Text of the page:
• Liked Pushkar Kulkarni
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    Going Swiftly Functional

    Pushkar Kulkarni
    Pushkar Kulkarni
    Mamatha Busi
    Mamatha Busi
    schedule 7 months ago
    Sold Out!
    90 mins
    Tutorial
    Beginner

    Two years after its introduction, the Swift programming language finds itself at rank # 14 on the TIOBE index for July 2016. Some of the prime reasons for Swift’s meteoric rise are its carefully designed syntax and semantics - it borrows heavily from the best features of a wide range of languages. The syntax is intuitive and new Swift learners can often relate it to the language of their choice. Introduced primarily as a client-side language, Swift was open sourced in December 2015 via swift.org. Since then, there has been a community effort on extending its capabilities to the server side too. Swift is available on Linux today, and it is poised to become a language enabling end to end development - from mobile apps to server backends. 

    Swift falls in the category of “modern native languages” - like Rust and Go. These runtimes run code in bare metal, boosting performance. They are statically, strongly typed and with type-inference. This makes them safe. Their modern syntax also makes them expressive enough for high level abstractions like those seen in functional programming. They try to solve some of the tradeoffs that languages of the past battled with. On the other hand, functional programming has found new oxygen in the last couple of years when agile methodologies become as pervasive as multicore hardware . While we do have languages like Haskell that are purely functional and provide excellent support to express functional concepts, it is important to separate functional thinking away from the language. Functional programming is supported by most of the languages today because the returns of it in terms of expression, conciseness, readability, correctness and performance are unmatched. Swift is not a purely functional language. However, it provides syntactic and semantic support for functional programming to a large extent.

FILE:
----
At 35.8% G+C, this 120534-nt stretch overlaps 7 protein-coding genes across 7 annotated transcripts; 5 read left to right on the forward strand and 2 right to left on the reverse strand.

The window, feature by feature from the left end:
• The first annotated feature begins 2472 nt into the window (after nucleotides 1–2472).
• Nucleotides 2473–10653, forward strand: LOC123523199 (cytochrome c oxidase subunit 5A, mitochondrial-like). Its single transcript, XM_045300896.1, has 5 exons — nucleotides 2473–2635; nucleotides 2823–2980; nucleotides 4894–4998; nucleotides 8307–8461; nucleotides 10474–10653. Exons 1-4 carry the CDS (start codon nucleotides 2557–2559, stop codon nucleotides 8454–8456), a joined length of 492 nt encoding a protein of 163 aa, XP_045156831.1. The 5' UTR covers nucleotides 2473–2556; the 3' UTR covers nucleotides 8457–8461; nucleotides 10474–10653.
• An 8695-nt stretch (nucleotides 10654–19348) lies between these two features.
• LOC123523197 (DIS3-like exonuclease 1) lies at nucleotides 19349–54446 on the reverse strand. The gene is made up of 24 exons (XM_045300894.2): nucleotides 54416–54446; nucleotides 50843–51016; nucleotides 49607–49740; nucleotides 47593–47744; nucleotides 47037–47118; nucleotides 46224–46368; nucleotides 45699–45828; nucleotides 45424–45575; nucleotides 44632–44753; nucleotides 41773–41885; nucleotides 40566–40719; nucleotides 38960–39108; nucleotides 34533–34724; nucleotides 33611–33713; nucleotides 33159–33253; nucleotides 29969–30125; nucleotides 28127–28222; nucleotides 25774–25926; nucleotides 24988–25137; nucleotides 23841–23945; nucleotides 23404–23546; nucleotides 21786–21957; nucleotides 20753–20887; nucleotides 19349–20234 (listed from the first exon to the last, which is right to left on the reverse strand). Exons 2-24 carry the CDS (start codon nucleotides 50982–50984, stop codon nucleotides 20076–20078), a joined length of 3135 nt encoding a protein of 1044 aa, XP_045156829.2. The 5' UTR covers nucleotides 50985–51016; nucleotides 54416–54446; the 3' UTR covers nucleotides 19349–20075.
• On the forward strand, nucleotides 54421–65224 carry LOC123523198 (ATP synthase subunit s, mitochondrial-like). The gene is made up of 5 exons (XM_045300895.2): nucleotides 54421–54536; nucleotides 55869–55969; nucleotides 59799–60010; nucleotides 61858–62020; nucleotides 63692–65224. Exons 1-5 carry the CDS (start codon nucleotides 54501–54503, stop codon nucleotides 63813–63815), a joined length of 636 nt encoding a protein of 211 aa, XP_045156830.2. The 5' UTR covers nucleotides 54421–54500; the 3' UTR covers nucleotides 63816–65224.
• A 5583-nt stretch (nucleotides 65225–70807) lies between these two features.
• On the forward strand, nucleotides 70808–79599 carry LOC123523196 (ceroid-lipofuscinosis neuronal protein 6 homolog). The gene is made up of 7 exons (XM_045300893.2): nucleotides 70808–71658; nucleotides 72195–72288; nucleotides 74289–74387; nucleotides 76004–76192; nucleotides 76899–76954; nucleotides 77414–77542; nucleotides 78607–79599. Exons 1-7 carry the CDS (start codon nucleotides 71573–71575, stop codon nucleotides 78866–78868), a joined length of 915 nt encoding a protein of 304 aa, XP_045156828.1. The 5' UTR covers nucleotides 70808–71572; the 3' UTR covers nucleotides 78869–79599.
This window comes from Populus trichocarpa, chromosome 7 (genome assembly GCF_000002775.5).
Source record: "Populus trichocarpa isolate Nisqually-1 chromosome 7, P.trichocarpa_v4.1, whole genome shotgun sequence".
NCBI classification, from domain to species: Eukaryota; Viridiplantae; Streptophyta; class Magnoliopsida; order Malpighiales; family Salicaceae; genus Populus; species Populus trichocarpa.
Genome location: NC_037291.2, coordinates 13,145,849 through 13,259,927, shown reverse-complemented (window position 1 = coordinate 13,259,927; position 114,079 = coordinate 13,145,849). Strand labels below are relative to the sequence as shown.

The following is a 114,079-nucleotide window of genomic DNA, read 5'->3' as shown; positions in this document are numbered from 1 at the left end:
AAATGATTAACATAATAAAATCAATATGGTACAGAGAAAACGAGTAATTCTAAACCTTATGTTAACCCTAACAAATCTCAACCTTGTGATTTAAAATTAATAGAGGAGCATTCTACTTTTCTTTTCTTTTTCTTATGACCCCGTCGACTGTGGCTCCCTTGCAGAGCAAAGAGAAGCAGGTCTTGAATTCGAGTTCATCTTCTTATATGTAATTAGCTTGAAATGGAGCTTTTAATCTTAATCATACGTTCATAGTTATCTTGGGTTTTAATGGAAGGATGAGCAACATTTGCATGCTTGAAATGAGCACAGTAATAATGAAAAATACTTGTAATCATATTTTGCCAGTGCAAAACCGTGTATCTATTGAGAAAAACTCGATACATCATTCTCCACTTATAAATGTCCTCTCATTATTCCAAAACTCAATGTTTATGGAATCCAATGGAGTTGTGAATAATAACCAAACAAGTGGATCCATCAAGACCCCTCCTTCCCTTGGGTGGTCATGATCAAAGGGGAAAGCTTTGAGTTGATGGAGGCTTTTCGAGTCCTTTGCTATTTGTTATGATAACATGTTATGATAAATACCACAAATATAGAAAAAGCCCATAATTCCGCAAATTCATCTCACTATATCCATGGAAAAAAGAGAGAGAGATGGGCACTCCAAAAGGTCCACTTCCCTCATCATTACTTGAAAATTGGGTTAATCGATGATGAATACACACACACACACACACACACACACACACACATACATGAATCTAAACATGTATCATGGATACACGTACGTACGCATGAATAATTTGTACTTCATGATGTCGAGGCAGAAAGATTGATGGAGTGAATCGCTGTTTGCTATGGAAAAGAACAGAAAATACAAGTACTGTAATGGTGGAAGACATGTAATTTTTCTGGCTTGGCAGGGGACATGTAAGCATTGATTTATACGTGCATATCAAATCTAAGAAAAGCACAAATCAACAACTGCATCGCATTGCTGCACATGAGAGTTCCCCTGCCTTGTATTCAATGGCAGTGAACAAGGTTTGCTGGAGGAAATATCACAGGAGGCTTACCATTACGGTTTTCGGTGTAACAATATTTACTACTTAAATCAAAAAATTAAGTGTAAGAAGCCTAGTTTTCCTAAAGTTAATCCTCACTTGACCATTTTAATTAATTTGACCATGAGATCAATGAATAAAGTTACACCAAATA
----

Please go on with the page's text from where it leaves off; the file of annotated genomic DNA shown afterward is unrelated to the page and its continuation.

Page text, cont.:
• Liked Viral B. Shah
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    Julia - A Lisp for Fast Number Crunching

    Viral B. Shah
    Viral B. Shah
    Shashi Gowda
    Shashi Gowda
    schedule 6 months ago
    Sold Out!
    90 mins
    Workshop
    Intermediate

    Julia is a programming language for data science and numerical computing. Julia is a high-level, high-performance dynamic language, it uses just-in-time compilation to provide fast machine code - dynamic code runs at about half the speed of C, and orders of magnitude faster than traditional numerical computing tools.

    Julia borrows two main ideas from Lisp lore:

    1. Multiple-dispatch: a method is identified by a name and the types of all of its arguments (traditional OOP only uses the type of a single argument) multiple-dispatch allows for a natural programming model suitable for mathematics and general purpose programming. Interestingly, the same feature is responsible for Julia's ability to generate really fast machine code.
    2. Macros: Julia has syntax that is familiar to users of other technical computing environments, however, Julia expressions are homoiconic -- Julia code can be represented as Julia data structures, and transformed from one form to another via hygienic macros. There are some very interesting uses of macros to create domain-specific languages for effective programming. 
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